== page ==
Health Minister optimistic despite challenges at health centres

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Community Health Centres are regarded as the “backbone” of the healthcare system in Antigua & Barbuda; they are designed to play a pivotal role in the delivery of basic health services across the state, easing the burden on the country’s primary medical facility – the Mount St John’s Medical Centre (MSJMC)
However, people have expressed dissatisfaction with the general level of service they receive at various health centres, including complaints from nurses and other ancilliary staff at the 26 clinics across Antigua as well as outpatients who access the facilities on a day-to-day basis.
“I would want to know exactly what is going on with these clinics, I just went to Clarehall Clinic and it was empty with the exception of a nurse. I tried to explain what is happening to me and she asked me where I am from,” said a caller to the Voice of the People pogramme. He added that the nurse advised him to take his case to the All Saints clinic to which he was registered.
“I would like to know what is happening, why do I have to travel from one place to another to get the same service, a clinic is a clinic,” the man bemoaned.
OBSERVER media, also heard from elderly men and women who were waiting in queue for dressings and other services as well as an expectant mother seeking antenatal care and a mother who was attending a child care clinic for vaccinations.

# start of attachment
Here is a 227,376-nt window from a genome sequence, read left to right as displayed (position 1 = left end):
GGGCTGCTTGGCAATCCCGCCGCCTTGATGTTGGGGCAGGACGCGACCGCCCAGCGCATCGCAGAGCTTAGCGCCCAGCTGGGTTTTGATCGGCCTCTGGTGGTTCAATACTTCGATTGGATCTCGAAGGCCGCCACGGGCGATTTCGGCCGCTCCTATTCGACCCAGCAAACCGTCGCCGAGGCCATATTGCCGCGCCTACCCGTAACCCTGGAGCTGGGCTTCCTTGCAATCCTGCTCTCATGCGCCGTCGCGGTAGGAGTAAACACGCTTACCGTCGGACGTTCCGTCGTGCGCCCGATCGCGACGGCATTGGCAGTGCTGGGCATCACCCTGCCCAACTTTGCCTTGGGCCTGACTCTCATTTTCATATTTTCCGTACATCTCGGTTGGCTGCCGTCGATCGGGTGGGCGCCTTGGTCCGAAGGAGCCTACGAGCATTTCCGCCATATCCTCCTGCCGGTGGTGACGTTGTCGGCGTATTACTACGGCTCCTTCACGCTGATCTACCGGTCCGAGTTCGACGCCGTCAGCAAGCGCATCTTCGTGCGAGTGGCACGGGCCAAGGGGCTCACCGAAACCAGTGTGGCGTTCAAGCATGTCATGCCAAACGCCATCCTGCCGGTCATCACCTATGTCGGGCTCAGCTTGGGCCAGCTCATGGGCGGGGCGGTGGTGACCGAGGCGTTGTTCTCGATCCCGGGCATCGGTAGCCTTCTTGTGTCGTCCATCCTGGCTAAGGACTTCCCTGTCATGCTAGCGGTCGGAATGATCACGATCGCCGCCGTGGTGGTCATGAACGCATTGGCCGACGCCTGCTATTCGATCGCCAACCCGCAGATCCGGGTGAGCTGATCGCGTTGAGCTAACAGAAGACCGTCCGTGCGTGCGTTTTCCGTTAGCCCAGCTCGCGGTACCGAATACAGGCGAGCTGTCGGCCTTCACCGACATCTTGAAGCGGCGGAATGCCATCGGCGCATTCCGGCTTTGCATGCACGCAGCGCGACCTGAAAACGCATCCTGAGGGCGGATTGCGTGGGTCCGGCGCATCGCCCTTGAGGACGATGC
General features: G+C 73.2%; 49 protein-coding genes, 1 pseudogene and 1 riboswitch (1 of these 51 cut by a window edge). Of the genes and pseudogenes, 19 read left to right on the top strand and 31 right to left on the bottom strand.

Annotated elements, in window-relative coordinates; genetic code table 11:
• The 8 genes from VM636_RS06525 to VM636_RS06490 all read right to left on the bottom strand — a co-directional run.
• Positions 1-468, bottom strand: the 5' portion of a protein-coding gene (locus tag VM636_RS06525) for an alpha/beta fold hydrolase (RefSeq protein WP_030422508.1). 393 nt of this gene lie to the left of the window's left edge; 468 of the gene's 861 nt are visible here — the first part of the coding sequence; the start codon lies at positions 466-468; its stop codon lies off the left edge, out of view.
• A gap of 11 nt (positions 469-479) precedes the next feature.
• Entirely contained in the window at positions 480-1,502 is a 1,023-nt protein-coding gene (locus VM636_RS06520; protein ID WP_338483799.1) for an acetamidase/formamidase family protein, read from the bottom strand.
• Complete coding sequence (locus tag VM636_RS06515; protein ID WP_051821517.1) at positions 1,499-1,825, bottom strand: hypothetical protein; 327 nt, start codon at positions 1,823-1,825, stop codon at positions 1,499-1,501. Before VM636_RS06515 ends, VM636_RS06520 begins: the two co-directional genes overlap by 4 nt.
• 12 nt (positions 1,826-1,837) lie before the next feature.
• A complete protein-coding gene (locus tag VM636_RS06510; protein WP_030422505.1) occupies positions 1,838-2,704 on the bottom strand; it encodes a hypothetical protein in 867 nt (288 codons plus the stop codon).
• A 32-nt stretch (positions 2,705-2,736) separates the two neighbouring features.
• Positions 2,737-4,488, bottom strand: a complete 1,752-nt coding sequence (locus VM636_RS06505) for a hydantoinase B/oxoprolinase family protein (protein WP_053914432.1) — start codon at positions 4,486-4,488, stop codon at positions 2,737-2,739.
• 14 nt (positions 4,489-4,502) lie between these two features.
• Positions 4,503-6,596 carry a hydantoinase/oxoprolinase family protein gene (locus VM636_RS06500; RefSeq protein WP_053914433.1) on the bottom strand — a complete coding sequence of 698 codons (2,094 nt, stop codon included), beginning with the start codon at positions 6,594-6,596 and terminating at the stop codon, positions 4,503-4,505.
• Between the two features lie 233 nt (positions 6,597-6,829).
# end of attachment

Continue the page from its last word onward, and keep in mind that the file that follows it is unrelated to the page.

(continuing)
One woman, who identified herself only as Jessica, said the services provided at the Grays Farm Health Centre, where she is registered, “are not at all bad”.
She, however, advised persons, who intend to use the facility, to take the day off from work because of the slow rate at which persons are treated at the facility from time-to-time. Jesssica also stated that the service at the facility gets really hectic during childcare clinics and general doctor visits.
Charlesworth Thomas, who utilises the centre that caters to All Saints and other neighbouring communities, said that the service he receives depends heavily on the “mood”of the person who is dealing with him.
Outpatients also complained that some of the facilities operate without a doctor and those doctors, who do show up for duty, stay for only a  short while.
Meanwhile, although healthcare workers at the community level claimed that they demonstrate a high degree of commitment to their duties, the nurses, midwives and doctors pointed to serious constraints and challenges that they encounter at work.
The main challenge highlighted was a severe shortage of staff to man the operation of all clinics. Other challenges include: insufficient tools to get the job done; lack of adequate maintenance; and water shortage.
The health care workers expressed the desire  for educational opportunities outside of the field of nursing as well as the need for better remuneration for the services they render. They all claimed that there is urgent need for more experienced nurses in midwifery, maternal and child health as well as community health aides, public health nurses and clinic aides.
(More in today’s Daily Observer)

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